Having now distinguished positive and moral institutions, I proceed to shew, that on no account whatsoever in positive requirements, are we to attempt to reason upon the expediency of the things enjoined, but implicitly to obey on all occasions. When Eve, the mother of us all, began to reason on the expediency of eating the forbidden fruit, she began to sin. She reasoned, that as the fruit of that tree was pleasant to the sight, and to be desired to make one wise, there could be no harm in eating of it consequently she concluded to taste it. Of the incorrectness of her reasoning, and of her incapacity, even when in Eden, to draw a correct inference, when reasoning on a positive institution, we have, alas! a melancholy proof.

The ark of the covenant was given in charge to the Kohathites, with all its appurtenances-See Num. 3d, 30 and 31. Uzzal, 450 years afterwards, when conveying

this ark in a cart, either heedless or forgetful of the Divine command, though of another family, presu, med to touch it. He reasoned thus: The Ark of the Lord is shaken in the cart; it may be broken ; it is

expedient that I take hold of it to preserve it.' What Pedobaptist ever, on the subject of Baptism, reasoned better? But mark the consequence of Uzzah's sophistry, and of Uzzah's misguided zeal-2d Samuel, 6, 7, « And the anger of the Lord was kindled against Uzzah, and God smote him there for his error, and there he died by the Ark of the Lord.” Hence, learn the danger of attempting to depart from positive institutions, through our reasoning or expediencies.

It was a positive commandment, that no strange fire or incense should be offered (Ex. 30, 9) upon the altar of incense. Naidab and Abihu (Levit. 10, 1) contrary to this commandment, from some reasoning on expediencies, offered strange fire thereon. The consequence was, fire from Heaven fell upon them and consumed them. These instances, from many that might be adduced, demonstrate the glaring impropriety of attempting to set aside, to alter or amend positive institutions by our own reason, and pronounce a loud caveat to all Pedo-baptists.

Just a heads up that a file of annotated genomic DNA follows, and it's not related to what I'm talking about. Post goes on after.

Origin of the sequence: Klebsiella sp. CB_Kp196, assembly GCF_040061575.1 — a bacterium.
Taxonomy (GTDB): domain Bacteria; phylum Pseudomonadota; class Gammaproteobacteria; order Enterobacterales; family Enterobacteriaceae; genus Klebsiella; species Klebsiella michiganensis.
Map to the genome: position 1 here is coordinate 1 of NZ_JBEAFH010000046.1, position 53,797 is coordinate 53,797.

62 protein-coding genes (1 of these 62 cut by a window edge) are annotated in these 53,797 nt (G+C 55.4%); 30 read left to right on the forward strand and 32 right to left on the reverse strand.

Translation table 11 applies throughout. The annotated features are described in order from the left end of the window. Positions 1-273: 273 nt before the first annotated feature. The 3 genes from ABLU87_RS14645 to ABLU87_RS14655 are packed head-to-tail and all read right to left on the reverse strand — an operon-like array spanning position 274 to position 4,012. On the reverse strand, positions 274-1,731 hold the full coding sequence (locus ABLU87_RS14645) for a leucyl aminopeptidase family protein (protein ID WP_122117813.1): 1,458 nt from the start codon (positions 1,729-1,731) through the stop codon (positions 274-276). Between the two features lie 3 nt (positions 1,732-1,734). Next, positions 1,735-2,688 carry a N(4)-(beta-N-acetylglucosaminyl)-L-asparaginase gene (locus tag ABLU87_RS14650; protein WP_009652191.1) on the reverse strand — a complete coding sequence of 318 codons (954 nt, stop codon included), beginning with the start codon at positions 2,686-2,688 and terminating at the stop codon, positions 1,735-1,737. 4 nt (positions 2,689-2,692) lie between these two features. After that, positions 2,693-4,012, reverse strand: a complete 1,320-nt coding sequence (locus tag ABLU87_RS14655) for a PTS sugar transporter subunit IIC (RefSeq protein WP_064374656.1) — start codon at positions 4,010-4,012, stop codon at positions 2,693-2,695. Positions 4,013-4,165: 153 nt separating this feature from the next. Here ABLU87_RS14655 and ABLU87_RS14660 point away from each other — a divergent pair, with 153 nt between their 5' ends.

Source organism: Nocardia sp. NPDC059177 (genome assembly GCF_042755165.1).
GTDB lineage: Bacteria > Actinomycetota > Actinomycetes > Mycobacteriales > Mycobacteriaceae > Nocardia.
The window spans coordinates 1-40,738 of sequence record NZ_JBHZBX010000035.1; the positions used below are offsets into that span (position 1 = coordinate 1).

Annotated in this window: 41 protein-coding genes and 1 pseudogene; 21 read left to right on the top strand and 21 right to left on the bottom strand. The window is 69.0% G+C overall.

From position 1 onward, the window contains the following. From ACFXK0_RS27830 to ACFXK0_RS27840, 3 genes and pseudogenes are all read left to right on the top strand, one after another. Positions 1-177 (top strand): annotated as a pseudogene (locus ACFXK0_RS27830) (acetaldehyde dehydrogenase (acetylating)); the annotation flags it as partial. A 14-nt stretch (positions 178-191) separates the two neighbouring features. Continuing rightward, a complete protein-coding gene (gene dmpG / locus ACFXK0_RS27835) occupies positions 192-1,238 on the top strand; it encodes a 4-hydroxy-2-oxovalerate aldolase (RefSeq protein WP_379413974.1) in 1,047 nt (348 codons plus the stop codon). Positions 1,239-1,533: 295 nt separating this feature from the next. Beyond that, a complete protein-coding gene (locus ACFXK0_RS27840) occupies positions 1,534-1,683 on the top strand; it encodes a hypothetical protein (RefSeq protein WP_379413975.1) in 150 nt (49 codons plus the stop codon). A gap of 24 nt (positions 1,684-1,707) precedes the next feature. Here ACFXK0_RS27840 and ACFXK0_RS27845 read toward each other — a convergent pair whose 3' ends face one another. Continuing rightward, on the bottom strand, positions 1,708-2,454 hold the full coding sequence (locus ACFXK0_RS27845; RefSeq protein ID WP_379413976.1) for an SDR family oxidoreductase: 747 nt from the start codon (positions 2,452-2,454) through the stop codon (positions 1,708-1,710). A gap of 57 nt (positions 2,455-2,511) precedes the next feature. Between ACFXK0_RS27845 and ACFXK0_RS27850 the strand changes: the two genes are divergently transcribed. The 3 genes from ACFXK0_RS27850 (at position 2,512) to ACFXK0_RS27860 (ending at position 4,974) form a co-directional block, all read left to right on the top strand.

Now, as it is confessed by all Pedo-baptists as well as Baptists, that baptism is a positive institution; I ask, does not the baptism or the sprinkling of an infant require a positive command ; and I call upon my opponent to shew, if there was ever a positive institution founded solely upon reason or inference and if not, to shew a positive precept authorising the sprinkling of an infant. This should have been attended to sooner, for what avails all reasoning, if the subject is of such a nature as not to be established by reason. My opponent may proceed.

Of Mr. Walker's reply this is the sum :

Mr. C. has preached you a long sermon this time; I shall call

your

attention to what he has last said. He has given you a lecture on moral and positive institutions, to prevent you from reasoning on positive institutions. But how bas he left moral duties? To be gathered by the exercise of reason !- This is a very lax system ; you may conclude from it, that whatever you cannot reason yourselves into the belief of, is not a duty. But I maintain that moral duties are as positively enjoined as any other, and

as plainly manifest as any thing can be- Thou shalt not steal, is a positive command; as much so, as " be bapti. sed every one of you.” This is antinomianisa he has been teaching you. This will go down with many, If we have no other standard of morality than just what we think, we might as well have no Bible; a man may think it right to sell children from their parents, or wives from their husbands, and it's all right. Well, I hope my opponent will not make many proselytes to his system of morality.

He has given you a long comment on Hebrews 8th.Now I would be glad to know how a covenant that was everlasting could be abolished, as he has affirmed. Was not the covenant of circumcision an everlasting covenant, and being the same as the covenant of Grace, is it not everlasting ? The Lord says, Gen. 17, 13, “ And my covenant shall be in your flesh for an everlasting covenant. Now, as the scope of his reasoning, on this chapter, is to shew that this covenant was done away, it must be inconclusive, seeing it is contrary to the express word which entitles it to an everlasting covenant.

Mr. C. says the Jews were divorced; thereby making light of the marriage relation that subsisted betwixt the Lord and his ancient people, the Jews. I think his observations make too little of the marriage relation. If men are not allowed to put away their wives on every trifling account, would the Lord thus lightly, agreeable to the figure, divorce and forever cast away his people ? Has not Christ been always represented as the same husband of the church? Has it ever had another husband ? llas not the church been ever represented as one and the same bride ? If, then, the husband has ever been the same, and the bride always the same, how can they be said to be divorced, in his sense oi' the term ?

He has said that Moses's throwing down the stones on which the law was written, and their being broken, was an emblem or type of the breaking of that covenant; but I say this was a type or emblem that the covenant of works was broken, and not of the covenant to which he refers. And the law being written again, on new tables, denoted the writing of the law anew on the hearts of the people of God.

This covenant to Abraham was confirmed by an oath ; its spiritual blessings were secured to his seed, and, in